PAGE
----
As I said in my ROSFest review a few weeks ago, Sanguine Hum was one of the band I went into the festival not really knowing anything about. Seriously, I had not heard note one from this band. All I knew was that their sole release, Diving Bell, had come out in 2010 and had just been rereleased by the new Antenna imprint from Esoteric Records.
My general policy, when it comes to festival bands, is that if they have only one album out I wait until after I’ve seen them perform to pick it up. For whatever reason, my brain has concluded that buying a band’s only album ahead of time and being disappointed is infinitely worse than buying one album out of ten but being equally disappointed. It’s music, I don’t expect it to make sense to anyone but me (and, at times, that’s a stretch).
That proved more difficult at ROSFest than I anticipated. I had seen Diving Bell at a couple of vendor tables during the weekend, but they slowly disappeared as the weekend went on. By the time the band finished it’s set on Sunday morning, everybody was sold out. But not to worry! Although the band explained that they had trouble getting their merchandise across the Atlantic to Gettysburg, they did have about 40 or so CDs with them. To the post-set meet and greet I went, then, with high hopes.
As it happened, the CDs the band had with them weren’t Diving Bell, but a pair of EPs from their prior incarnation, Antique Seeking Nuns (more of them later). I picked those up, anyway, but walked away feeling like an excellent album from a great new band had slipped out through my fingers over the weekend. So I did what any semi-modern man would do in such a situation.
I ordered it off Amazon.
Which is a roundabout way of saying I really liked their set at ROSFest. Thankfully, their studio output doesn’t disappoint, either. I have a hard time pinning down just what it is about this band that I like so much. Part of it, certainly, is the continuous sonic presence of Rhodes electric piano in their tunes. It’s one thing to hear it pop up here and there on a record. It’s quite another for it to be a defining tonality, which is something you generally see in the jazzier corners of the prog world (as I write this, I’m listening to the late and very much missed Alberto Bonomi of D.F.A. work it in that style).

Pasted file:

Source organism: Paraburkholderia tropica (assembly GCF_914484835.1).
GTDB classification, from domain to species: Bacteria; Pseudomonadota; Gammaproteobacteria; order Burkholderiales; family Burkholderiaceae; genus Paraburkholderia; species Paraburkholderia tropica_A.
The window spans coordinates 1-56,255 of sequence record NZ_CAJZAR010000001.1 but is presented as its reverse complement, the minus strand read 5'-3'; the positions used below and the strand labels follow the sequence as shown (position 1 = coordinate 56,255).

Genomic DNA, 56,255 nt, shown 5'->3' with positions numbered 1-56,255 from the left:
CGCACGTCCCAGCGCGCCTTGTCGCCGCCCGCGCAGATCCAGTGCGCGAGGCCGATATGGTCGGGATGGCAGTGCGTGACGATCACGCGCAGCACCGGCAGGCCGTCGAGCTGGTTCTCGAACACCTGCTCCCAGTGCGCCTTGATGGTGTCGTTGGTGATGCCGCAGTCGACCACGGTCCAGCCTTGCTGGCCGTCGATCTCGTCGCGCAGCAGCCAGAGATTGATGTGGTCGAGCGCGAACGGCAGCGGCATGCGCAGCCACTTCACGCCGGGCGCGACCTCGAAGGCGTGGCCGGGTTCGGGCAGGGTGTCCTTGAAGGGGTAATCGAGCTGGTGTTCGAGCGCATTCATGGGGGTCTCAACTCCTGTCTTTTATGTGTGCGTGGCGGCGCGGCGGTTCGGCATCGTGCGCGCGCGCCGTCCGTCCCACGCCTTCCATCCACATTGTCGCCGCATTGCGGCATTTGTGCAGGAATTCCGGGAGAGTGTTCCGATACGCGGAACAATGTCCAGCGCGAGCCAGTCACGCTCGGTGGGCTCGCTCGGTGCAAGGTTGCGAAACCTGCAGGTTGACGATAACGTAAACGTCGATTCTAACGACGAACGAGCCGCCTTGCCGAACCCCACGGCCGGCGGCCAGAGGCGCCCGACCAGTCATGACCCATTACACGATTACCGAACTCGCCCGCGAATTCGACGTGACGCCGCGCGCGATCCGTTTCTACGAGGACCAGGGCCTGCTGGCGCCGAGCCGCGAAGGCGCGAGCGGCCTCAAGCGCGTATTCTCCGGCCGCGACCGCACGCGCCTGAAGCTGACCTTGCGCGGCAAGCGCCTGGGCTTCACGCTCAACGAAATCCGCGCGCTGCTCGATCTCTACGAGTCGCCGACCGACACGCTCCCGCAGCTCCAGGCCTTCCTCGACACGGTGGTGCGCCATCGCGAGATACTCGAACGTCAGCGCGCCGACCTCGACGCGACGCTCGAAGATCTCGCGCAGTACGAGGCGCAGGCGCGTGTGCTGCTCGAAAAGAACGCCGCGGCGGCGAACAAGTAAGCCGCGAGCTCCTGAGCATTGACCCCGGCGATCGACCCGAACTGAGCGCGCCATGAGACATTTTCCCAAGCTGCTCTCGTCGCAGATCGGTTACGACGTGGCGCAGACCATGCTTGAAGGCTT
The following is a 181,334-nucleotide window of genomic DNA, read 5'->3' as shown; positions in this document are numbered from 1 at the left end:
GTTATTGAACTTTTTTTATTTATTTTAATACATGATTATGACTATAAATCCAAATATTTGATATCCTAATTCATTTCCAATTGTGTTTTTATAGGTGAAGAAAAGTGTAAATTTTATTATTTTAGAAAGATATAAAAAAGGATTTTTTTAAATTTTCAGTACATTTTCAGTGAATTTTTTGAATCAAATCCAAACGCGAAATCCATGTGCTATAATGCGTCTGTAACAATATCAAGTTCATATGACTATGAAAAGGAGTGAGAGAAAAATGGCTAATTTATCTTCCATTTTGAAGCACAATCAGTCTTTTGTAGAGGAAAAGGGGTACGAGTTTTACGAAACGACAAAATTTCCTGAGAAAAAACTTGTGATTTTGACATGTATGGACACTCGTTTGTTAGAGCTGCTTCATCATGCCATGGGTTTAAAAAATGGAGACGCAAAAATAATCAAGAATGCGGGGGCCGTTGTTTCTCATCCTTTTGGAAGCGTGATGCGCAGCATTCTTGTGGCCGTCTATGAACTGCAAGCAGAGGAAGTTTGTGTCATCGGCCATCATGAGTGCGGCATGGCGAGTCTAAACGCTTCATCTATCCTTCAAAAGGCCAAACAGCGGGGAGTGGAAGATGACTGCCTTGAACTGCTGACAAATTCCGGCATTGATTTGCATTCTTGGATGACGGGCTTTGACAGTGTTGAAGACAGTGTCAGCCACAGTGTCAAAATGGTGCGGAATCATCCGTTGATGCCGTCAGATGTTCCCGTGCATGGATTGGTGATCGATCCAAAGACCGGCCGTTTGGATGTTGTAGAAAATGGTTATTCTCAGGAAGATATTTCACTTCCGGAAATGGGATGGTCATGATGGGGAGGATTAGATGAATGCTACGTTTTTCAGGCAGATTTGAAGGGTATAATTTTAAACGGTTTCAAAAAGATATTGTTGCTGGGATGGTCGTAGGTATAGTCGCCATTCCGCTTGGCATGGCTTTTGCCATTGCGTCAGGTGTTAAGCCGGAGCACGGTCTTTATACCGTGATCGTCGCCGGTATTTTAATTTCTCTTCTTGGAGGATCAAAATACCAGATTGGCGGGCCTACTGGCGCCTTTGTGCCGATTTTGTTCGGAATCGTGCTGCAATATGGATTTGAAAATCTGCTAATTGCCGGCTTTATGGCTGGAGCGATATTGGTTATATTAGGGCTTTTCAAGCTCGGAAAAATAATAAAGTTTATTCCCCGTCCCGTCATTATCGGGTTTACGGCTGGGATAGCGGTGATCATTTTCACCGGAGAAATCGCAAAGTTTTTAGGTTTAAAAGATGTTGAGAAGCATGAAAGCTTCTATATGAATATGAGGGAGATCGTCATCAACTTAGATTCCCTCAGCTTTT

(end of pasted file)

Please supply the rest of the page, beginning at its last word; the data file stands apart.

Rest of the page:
That aspect makes more sense in light of the band’s work as Antique Seeking Nuns, which has a lot of Canterbury influence. Indeed, it’s almost neo-Canterbury in spots. As Sanguine Hum, the band’s sound has shifted somewhat to be more “rock” and incorporate some of the style of modern quasi-prog (think Radiohead or the like), but that Canterbury undercurrent is there all the same.
Long ago in an Email conversation with Robert Pashman of 3rDegree (new album due this fall!), he explained how one of the problems they had in finding an audience was that the band wasn’t “weird” enough for prog fans, but was too weird for the mainstream. I get the same vibe with Sanguine Hum (although they do it with different influences than 3rDegree). On the one hand, there’s nothing going on here that should scare away the music loving masses – this ain’t Magma or Present, after all. On the other, there’s just enough oddness infused in the music that folks interested only in simple background music will find it too dense and, yes, “weird.”
But questions of genre classification and prog purity are pointless – this is an excellent album from an interesting and talented group of guys. Get your own Diving Bell – you won’t regret it. Listen for yourself:
Diving Bell, by Sanguine Hum
Originally released 2010, rereleased 2012
1. No More Than We Deserve (5:08)
2. The Ladder (3:56)
3. Dark Ages (4:42)
4. Coast Of Nebraska (6:15)
5. The Trial (6:06)
6. Nothing Between Us (6:10)
7. Diving Bell (5:46)
8. There's No Hum (4:50)
Bonus tracks for 2012 rerelease:
9. Tonic For The Snoring (4:19)
10. The Eternal Abyss [excerpt] (5:41)
11. Circus For A Dying Race (6:19)
Joff Winks (guitars, vocals, drum programming & samples)
Matt Baber (Rhodes, synthesizer, percussion)
Paul Mallyon (drums, percussion)
Brad Waissman (bass)